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Jan 11, 2012 07:43 AM

Blowfish Sushi to Die For- Is the Fugu Experience worth it? [San Francisco]

Have always wanted to have a "Fugu Experience". Blowfish restaurant has a 5 fugu dish package, that also includes premium saki and dessert. The dinner for two package is $280.

Is Blowfish and the Fugu experience worth it?

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  1. If you're someone who would jump out of the plane & skydive, then go for it.

    It's no difference in my opinion.

    1. as to the 2nd part of your question, i don't know. as to the first, Blowfish is not worth it. At least, on my last visit, which was, granted, about 5 years ago. The food had gone downhill. Fish was mushy, some things were too cold, other things just tasted plain bad.

      2 Replies
      1. re: mariacarmen

        my general experience with blowfish is that if you stick to the more fusion-y items, you'll walk away with a good experience, but if you go for the more traditional sushi stuff, you'll be disappointed.

        1. re: vulber

          i agree with you 1/2 and 1/2. i was disappointed on both counts that last time, except for one fusion-y dish we did like. the one served in the martini glass. it was still ok.

      2. out of curiosity, i looked at the blowfish menu... i don't see anything about a fugu package.

        5 Replies
        1. re: mariacarmen

          The Fugu Package is off the menu. It was shared when I inquired about it and they order and ship the Fugu only when a request and need is there. It's overnighted from Japan to some lab that removes the poison and then next day aired to the restaurant (whole fish still in tacted)

          1. re: Jamie01

            Bourdain's bit on fugu eliminated whatever desire I had to spend big bucks to try it:


            1. re: Jamie01

              The whole thing sounds a bit shady to me.

              I am guessing the chances of getting a farmed non toxic specimen in these parts are a lot higher given the strong yen and weak US dollar. Farmed Japanese fugu is bred to be non poisonous (so it doesn't eat starfish and other shellfish/creatures that would create the toxins it is known for). And even if it were somewhat toxic, the fish would have had its organs removed and interior cleaned and clear of blood contamination before the government would allow it to leave the country. Chances are it is already vacuum sealed and flash frozen on top from the processing factories in JP.

              Unless you know and can tell the difference between a wild specimen from Shimonoseki Japan (that is toxic and crazy expensive, maybe $400 to upwards of $700++ for a full multi course dinner in Japan), and can appreciate white fleshed Japanese fish in general, you might not like it as much. I'm not saying the restaurant is dishonest, but it is possible to use a substitute with a similar texture to pass it off...e.g. a distant cousin of the blowfish....e.g. kawahagi (filefish of some sort) where the liver is sweet and non poisonous. I'm almost convinced that at $280 for two, that fish is farmed and/or flash frozen with organs cleaned and/or toxin free to begin with. There was a place in the South Bay that offered something similar but with 3 courses...ditto with this sushi place in Seattle back in 2006 (who told me that they required 24 hours notice, primarily the time needed to defrost...)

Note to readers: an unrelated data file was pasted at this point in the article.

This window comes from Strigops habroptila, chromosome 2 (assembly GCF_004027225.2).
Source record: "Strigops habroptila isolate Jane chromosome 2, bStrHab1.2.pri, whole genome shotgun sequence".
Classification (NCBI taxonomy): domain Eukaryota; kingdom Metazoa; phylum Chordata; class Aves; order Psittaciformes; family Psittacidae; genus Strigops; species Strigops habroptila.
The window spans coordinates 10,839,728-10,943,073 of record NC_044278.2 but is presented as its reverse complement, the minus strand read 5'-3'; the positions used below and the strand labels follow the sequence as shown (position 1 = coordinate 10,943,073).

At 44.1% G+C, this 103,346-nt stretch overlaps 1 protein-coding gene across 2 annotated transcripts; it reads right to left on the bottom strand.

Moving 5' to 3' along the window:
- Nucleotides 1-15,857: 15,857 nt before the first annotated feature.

Also the Huffington post writeup about Ame serving "fugu tea" is a bit overkill and overblown....hirezake (sake with fugu fin, lit on fire to burn in the flavor of the fin) has been served in SF Bay Area before at certain places, and nobody died from it.

              1. re: K K

                where's the joint in south bay that served the fugue in three courses?


          2. I also don't like Blowfish Sushi, and didn't like it years ago when it was at its prime.

            I've had fugu (hand carried from Tokyo), and it was okay. Not that exciting.

            1. The fish they will serve you is going to be farmed, and probably was never poisonous in the first place. i'd suggest the OP call blowfish and ask.

              the texture and taste of fugu is a bit like squid, but in fish-slice shape. a lot of the flavor comes from the ponzu sauce you dip it in. i think a lot of the appeal of a fugu feast is how they make many different courses from a single type of fish -- you'll probably experience some of that at Blowfish, so it might be worth trying for that aspect.

              But I'd strongly recommend trying actually awesome sashimi and sake at sawa in sunnyvale instead for the same price.

              we had crazy-expensive wild-caught tiger-fugu from shimonoseki at a famous place in tokyo a couple years ago. we liked it a lot and would go back, but decor / service / dishware / skill in preparing the side dishes was most of the appeal. i don't think fugu itself is more appealing / particularly different from a lot of other white-fish sashimi -- certainly not as drastic a difference as bad sashimi in the bay area and really good sashimi in the bay area.